Southampton students disrupt BAE speech

BAE Chairman Roger Carr’s visit to speak at the University of Southampton last week was met with fierce opposition from students and locals. Students from the university joined forces with Southampton Campaign Against Arms Trade to show their opposition to BAE Systems and highlight the links between the university and the destructive arms industry.

A lively protest took place outside while activists disrupted Roger Carr’s speech entitled ‘The Defence Industry, A Moving Target’. Michael Ambrose from the Southampton Students for Palestine group explained that the protesters were against BAE who sell weapons to countries like Saudi Arabia.

He said: “We believe the speech will be about BAE who have links with the university and who have representatives as part of the university’s wider programme for employment.

“This is not just about the speech but also about the university’s links with BAE.”

southampton protest

Over 50 academics press Edinburgh University to divest

The University of Edinburgh is under renewed pressure to completely disinvest from the arms industry after over 50 academics signed an open letter calling for the institution to divest from the arms trade and fossil fuels. The University of Edinburgh’s endowment fund is the third largest in the UK valued at £230 million. The calls build on the enormous success of the 2013 student campaign which led to the University’s decision to divest from drone manufacturer Ultra Electronics.

The letter has also been supported by George Monbiot, Scottish MSP John Finnie and Edinburgh University Student Association amongst others.

Students hold up a banner saying "what is a university for? supporting the arms trade and fossil fuel industry?"

The open letter:

Dear Professor Sir Timothy O’Shea,

We are proud of being part of a University which aspires ‘to make world-leading contributions to understanding and addressing global challenges’. We are calling on the University to take action to fulfill these objectives: to divest from fossil fuels and the arms trade. While we use our endowment fund to support the fossil fuel industry, we bear responsibility for the environmental damage and social injustice that result from it. Similarly, by investing in arms companies we are fueling conflict, poverty and human rights abuses.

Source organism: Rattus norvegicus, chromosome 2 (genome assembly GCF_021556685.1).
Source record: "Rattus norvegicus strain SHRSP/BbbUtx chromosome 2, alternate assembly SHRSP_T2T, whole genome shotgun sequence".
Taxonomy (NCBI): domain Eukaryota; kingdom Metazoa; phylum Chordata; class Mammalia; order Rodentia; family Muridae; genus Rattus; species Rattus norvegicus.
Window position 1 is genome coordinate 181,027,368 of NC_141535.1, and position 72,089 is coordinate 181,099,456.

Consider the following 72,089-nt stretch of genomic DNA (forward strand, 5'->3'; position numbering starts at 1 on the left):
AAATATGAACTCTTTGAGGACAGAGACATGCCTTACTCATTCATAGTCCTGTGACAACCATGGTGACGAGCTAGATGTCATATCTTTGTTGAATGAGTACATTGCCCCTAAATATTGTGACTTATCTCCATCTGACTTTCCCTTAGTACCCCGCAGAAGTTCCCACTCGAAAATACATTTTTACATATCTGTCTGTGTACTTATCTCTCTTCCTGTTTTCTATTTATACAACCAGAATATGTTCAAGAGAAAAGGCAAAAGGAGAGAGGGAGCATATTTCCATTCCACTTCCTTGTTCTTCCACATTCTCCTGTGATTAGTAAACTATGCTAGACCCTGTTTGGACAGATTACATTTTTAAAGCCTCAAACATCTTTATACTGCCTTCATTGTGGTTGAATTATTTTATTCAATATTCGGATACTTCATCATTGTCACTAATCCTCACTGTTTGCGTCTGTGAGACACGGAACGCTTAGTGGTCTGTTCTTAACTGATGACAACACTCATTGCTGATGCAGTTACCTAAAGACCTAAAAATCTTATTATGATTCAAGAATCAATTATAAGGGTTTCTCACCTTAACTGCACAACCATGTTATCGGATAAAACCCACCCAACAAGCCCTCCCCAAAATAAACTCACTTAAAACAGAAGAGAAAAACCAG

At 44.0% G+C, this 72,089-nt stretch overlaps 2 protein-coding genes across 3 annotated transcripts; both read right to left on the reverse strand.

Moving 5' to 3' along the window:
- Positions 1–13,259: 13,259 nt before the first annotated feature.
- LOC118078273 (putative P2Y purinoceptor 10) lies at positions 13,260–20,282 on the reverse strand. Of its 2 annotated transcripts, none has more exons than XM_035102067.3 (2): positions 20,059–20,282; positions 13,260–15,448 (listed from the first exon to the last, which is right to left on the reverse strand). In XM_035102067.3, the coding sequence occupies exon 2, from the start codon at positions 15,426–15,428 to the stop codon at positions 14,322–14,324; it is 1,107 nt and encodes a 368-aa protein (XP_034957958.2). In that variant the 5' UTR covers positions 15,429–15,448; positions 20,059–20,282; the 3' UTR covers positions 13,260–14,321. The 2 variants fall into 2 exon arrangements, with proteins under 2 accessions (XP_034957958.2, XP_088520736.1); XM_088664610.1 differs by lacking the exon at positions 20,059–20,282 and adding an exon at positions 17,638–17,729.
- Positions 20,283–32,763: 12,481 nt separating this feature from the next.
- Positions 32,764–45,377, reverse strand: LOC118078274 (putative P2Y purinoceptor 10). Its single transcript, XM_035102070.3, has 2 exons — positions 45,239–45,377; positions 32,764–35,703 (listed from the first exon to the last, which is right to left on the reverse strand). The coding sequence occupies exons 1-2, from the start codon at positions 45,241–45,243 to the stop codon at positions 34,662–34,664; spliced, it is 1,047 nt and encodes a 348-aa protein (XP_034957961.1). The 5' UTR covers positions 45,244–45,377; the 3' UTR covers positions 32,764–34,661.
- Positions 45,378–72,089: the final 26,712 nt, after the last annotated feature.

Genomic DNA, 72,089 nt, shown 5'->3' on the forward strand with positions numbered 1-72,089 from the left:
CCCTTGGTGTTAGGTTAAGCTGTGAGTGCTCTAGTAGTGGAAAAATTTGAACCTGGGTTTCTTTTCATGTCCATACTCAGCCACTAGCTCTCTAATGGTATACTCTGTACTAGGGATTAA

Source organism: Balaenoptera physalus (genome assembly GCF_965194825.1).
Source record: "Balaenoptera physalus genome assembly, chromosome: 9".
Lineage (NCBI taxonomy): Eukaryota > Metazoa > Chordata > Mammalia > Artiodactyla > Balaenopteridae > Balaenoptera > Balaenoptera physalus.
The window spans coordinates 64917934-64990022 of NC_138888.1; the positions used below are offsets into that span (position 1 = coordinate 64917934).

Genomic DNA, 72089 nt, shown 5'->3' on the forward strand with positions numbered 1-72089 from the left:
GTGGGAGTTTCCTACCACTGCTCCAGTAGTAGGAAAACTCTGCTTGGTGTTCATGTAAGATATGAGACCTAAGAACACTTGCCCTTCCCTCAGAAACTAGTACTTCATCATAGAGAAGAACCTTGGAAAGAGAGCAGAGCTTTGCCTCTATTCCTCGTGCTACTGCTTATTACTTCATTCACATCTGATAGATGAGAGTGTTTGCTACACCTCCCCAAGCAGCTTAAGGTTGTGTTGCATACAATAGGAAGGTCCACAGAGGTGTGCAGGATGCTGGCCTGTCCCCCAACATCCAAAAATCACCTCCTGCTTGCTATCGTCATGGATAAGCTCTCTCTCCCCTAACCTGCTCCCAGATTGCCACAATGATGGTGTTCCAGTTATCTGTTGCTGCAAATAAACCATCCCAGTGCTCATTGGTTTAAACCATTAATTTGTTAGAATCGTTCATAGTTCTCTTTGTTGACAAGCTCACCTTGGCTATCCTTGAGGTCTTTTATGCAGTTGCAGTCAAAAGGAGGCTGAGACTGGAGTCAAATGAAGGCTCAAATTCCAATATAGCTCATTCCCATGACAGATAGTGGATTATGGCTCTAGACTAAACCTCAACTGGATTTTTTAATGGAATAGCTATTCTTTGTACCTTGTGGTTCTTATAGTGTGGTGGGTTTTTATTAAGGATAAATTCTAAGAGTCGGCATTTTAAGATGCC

The most recent IPCC report has clearly stated that anthropogenic global warming is “unequivocal”. If we continue on the current trajectory to a 4°C rise in global temperature we will face rising sea levels, reduced capacity of food production, and immanent resource wars. Whilst there is near-consensus concerning the causes and potential consequences of climate change, the global community has faltered in articulating the actions that must be taken to combat it.

 We now have a global movement that has pinpointed a simple and necessary action: divestment from fossil fuels. From the University of Glasgow, to theBritish Medical Association, The World Council of Churches, Mary Robinson,Desmond Tutu, UN Climate Chief Christiana Figueres, the Rockefeller Foundation and the National Union of Students – the support for divestment is widespread. Collectively over $50 billion of investment in fossil fuels has been withdrawn.  In order to stay below a two degree rise of global temperature, 80% of known fossil fuel reserves must stay underground. This is possible. A whole-scale shift to renewable energy production, coupled with increased efforts to reduce consumption would enable us to mitigate the effects of climate change. The fossil fuel industry poses a formidable barrier through funding climate change denial and lobbying politicians, thus distorting public debate and preventing action on climate change.